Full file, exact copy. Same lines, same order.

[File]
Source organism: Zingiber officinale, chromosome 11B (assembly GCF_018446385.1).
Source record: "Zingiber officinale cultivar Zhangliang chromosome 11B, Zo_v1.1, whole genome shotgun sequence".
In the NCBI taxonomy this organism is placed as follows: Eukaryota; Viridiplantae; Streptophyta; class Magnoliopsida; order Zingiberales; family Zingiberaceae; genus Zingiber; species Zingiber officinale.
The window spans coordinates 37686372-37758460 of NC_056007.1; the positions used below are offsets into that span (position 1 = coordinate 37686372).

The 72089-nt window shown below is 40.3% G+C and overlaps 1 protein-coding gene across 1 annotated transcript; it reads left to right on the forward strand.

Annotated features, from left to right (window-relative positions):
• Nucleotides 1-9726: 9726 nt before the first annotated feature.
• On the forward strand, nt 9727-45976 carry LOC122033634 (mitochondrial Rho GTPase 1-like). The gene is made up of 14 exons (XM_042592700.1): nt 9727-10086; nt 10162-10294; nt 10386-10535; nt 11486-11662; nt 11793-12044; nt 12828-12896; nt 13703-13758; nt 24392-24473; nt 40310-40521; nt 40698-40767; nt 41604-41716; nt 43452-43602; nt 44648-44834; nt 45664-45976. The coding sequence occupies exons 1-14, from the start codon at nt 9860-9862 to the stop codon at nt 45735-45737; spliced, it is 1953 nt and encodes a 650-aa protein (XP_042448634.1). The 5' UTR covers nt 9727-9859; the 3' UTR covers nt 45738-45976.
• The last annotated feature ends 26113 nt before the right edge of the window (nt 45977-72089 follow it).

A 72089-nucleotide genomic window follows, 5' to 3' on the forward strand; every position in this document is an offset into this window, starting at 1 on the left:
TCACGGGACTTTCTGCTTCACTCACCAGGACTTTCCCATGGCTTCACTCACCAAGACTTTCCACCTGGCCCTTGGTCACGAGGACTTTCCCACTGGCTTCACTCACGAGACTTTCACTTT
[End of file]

Source organism: Zingiber officinale, chromosome 11B (assembly GCF_018446385.1).
Source record: "Zingiber officinale cultivar Zhangliang chromosome 11B, Zo_v1.1, whole genome shotgun sequence".
In the NCBI taxonomy this organism is placed as follows: Eukaryota; Viridiplantae; Streptophyta; class Magnoliopsida; order Zingiberales; family Zingiberaceae; genus Zingiber; species Zingiber officinale.
The window spans coordinates 37686372-37758460 of NC_056007.1; the positions used below are offsets into that span (position 1 = coordinate 37686372).

The 72089-nt window shown below is 40.3% G+C and overlaps 1 protein-coding gene across 1 annotated transcript; it reads left to right on the forward strand.

Annotated features, from left to right (window-relative positions):
• Nucleotides 1-9726: 9726 nt before the first annotated feature.
• On the forward strand, nt 9727-45976 carry LOC122033634 (mitochondrial Rho GTPase 1-like). The gene is made up of 14 exons (XM_042592700.1): nt 9727-10086; nt 10162-10294; nt 10386-10535; nt 11486-11662; nt 11793-12044; nt 12828-12896; nt 13703-13758; nt 24392-24473; nt 40310-40521; nt 40698-40767; nt 41604-41716; nt 43452-43602; nt 44648-44834; nt 45664-45976. The coding sequence occupies exons 1-14, from the start codon at nt 9860-9862 to the stop codon at nt 45735-45737; spliced, it is 1953 nt and encodes a 650-aa protein (XP_042448634.1). The 5' UTR covers nt 9727-9859; the 3' UTR covers nt 45738-45976.
• The last annotated feature ends 26113 nt before the right edge of the window (nt 45977-72089 follow it).

A 72089-nucleotide genomic window follows, 5' to 3' on the forward strand; every position in this document is an offset into this window, starting at 1 on the left:
TCACGGGACTTTCTGCTTCACTCACCAGGACTTTCCCATGGCTTCACTCACCAAGACTTTCCACCTGGCCCTTGGTCACGAGGACTTTCCCACTGGCTTCACTCACGAGACTTTCACTTT